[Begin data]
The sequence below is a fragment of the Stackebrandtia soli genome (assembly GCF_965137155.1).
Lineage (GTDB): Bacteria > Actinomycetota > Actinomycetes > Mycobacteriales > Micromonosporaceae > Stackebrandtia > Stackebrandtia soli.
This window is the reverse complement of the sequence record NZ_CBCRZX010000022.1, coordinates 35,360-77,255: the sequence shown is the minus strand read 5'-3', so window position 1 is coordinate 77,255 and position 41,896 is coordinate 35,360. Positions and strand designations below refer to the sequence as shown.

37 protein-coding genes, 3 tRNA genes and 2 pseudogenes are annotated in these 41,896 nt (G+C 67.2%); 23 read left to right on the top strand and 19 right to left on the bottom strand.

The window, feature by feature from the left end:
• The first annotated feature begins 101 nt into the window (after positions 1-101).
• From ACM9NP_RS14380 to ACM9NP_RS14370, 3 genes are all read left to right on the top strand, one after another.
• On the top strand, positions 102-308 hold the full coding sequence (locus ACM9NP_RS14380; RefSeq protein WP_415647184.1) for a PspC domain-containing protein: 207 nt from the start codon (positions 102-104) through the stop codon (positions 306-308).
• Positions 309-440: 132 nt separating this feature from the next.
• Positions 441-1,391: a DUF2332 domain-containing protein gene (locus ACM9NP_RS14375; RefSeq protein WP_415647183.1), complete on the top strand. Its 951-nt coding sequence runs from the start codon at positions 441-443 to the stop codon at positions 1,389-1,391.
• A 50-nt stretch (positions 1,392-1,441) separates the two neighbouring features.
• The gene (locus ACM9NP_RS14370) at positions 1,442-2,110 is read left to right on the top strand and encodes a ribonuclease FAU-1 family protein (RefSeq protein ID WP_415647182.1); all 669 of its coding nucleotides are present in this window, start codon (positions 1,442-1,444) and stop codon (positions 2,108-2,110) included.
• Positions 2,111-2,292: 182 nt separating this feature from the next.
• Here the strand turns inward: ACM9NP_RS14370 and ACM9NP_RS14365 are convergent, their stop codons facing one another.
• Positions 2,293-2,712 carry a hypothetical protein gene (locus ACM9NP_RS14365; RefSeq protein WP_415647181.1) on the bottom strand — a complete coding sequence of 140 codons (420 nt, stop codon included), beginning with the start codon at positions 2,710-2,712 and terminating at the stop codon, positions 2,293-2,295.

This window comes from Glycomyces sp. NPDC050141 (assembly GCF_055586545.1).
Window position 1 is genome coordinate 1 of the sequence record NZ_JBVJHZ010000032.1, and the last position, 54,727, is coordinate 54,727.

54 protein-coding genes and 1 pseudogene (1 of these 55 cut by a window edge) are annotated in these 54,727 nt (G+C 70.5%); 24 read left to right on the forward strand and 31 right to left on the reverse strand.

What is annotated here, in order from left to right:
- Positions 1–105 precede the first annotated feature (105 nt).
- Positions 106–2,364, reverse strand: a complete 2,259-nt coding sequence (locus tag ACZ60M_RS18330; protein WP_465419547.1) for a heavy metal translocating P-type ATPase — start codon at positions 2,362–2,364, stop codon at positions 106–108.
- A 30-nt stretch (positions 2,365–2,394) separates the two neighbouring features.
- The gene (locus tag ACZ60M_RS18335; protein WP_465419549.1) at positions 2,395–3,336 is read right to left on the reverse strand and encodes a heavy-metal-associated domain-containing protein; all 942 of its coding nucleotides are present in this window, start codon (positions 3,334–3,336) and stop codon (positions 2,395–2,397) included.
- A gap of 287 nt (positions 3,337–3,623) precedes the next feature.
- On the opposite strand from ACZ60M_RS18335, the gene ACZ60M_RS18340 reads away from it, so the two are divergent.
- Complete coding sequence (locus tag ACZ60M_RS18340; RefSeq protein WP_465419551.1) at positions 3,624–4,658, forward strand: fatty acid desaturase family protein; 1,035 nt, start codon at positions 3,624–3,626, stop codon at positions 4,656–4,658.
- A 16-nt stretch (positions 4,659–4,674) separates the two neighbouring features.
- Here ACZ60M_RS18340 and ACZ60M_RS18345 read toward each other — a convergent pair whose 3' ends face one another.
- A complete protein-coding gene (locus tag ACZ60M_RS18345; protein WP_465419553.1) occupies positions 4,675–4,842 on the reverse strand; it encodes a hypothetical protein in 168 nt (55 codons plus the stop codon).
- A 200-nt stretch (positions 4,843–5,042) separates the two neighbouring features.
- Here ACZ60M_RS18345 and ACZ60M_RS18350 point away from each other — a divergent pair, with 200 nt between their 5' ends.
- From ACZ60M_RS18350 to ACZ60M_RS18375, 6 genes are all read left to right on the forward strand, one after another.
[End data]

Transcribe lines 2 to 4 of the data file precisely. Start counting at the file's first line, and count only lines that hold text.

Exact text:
Lineage (GTDB): Bacteria > Actinomycetota > Actinomycetes > Mycobacteriales > Micromonosporaceae > Stackebrandtia > Stackebrandtia soli.
This window is the reverse complement of the sequence record NZ_CBCRZX010000022.1, coordinates 35,360-77,255: the sequence shown is the minus strand read 5'-3', so window position 1 is coordinate 77,255 and position 41,896 is coordinate 35,360. Positions and strand designations below refer to the sequence as shown.

37 protein-coding genes, 3 tRNA genes and 2 pseudogenes are annotated in these 41,896 nt (G+C 67.2%); 23 read left to right on the top strand and 19 right to left on the bottom strand.